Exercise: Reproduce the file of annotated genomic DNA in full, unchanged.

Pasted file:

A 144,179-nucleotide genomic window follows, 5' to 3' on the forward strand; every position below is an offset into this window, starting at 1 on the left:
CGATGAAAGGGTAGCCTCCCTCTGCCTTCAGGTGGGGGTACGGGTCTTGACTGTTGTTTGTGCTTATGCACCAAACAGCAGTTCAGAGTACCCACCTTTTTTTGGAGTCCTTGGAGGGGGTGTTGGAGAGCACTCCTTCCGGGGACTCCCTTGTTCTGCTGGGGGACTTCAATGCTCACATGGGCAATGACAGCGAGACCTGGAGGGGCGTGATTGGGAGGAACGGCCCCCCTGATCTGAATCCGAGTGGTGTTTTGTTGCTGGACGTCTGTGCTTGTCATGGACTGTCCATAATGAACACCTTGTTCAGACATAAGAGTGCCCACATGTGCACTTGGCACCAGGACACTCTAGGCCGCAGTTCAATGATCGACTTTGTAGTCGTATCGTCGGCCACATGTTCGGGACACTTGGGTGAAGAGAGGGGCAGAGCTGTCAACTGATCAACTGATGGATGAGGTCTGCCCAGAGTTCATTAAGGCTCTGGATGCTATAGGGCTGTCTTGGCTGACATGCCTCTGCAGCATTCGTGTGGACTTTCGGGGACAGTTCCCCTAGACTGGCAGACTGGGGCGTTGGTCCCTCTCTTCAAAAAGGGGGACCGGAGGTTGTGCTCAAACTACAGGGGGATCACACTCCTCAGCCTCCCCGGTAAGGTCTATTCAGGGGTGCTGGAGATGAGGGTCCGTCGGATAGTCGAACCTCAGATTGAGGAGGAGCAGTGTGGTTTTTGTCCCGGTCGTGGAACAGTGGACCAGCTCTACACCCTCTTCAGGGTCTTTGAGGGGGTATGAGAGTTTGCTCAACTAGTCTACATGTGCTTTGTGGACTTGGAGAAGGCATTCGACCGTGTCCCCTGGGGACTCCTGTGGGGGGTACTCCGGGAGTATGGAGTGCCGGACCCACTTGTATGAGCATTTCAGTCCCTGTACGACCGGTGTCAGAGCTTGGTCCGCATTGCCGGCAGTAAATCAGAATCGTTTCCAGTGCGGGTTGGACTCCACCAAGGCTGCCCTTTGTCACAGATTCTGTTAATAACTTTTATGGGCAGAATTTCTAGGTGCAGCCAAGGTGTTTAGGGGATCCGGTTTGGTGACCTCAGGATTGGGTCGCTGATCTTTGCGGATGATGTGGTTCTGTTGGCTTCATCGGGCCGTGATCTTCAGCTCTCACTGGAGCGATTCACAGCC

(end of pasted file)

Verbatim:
A 144,179-nucleotide genomic window follows, 5' to 3' on the forward strand; every position below is an offset into this window, starting at 1 on the left:
CGATGAAAGGGTAGCCTCCCTCTGCCTTCAGGTGGGGGTACGGGTCTTGACTGTTGTTTGTGCTTATGCACCAAACAGCAGTTCAGAGTACCCACCTTTTTTTGGAGTCCTTGGAGGGGGTGTTGGAGAGCACTCCTTCCGGGGACTCCCTTGTTCTGCTGGGGGACTTCAATGCTCACATGGGCAATGACAGCGAGACCTGGAGGGGCGTGATTGGGAGGAACGGCCCCCCTGATCTGAATCCGAGTGGTGTTTTGTTGCTGGACGTCTGTGCTTGTCATGGACTGTCCATAATGAACACCTTGTTCAGACATAAGAGTGCCCACATGTGCACTTGGCACCAGGACACTCTAGGCCGCAGTTCAATGATCGACTTTGTAGTCGTATCGTCGGCCACATGTTCGGGACACTTGGGTGAAGAGAGGGGCAGAGCTGTCAACTGATCAACTGATGGATGAGGTCTGCCCAGAGTTCATTAAGGCTCTGGATGCTATAGGGCTGTCTTGGCTGACATGCCTCTGCAGCATTCGTGTGGACTTTCGGGGACAGTTCCCCTAGACTGGCAGACTGGGGCGTTGGTCCCTCTCTTCAAAAAGGGGGACCGGAGGTTGTGCTCAAACTACAGGGGGATCACACTCCTCAGCCTCCCCGGTAAGGTCTATTCAGGGGTGCTGGAGATGAGGGTCCGTCGGATAGTCGAACCTCAGATTGAGGAGGAGCAGTGTGGTTTTTGTCCCGGTCGTGGAACAGTGGACCAGCTCTACACCCTCTTCAGGGTCTTTGAGGGGGTATGAGAGTTTGCTCAACTAGTCTACATGTGCTTTGTGGACTTGGAGAAGGCATTCGACCGTGTCCCCTGGGGACTCCTGTGGGGGGTACTCCGGGAGTATGGAGTGCCGGACCCACTTGTATGAGCATTTCAGTCCCTGTACGACCGGTGTCAGAGCTTGGTCCGCATTGCCGGCAGTAAATCAGAATCGTTTCCAGTGCGGGTTGGACTCCACCAAGGCTGCCCTTTGTCACAGATTCTGTTAATAACTTTTATGGGCAGAATTTCTAGGTGCAGCCAAGGTGTTTAGGGGATCCGGTTTGGTGACCTCAGGATTGGGTCGCTGATCTTTGCGGATGATGTGGTTCTGTTGGCTTCATCGGGCCGTGATCTTCAGCTCTCACTGGAGCGATTCACAGCC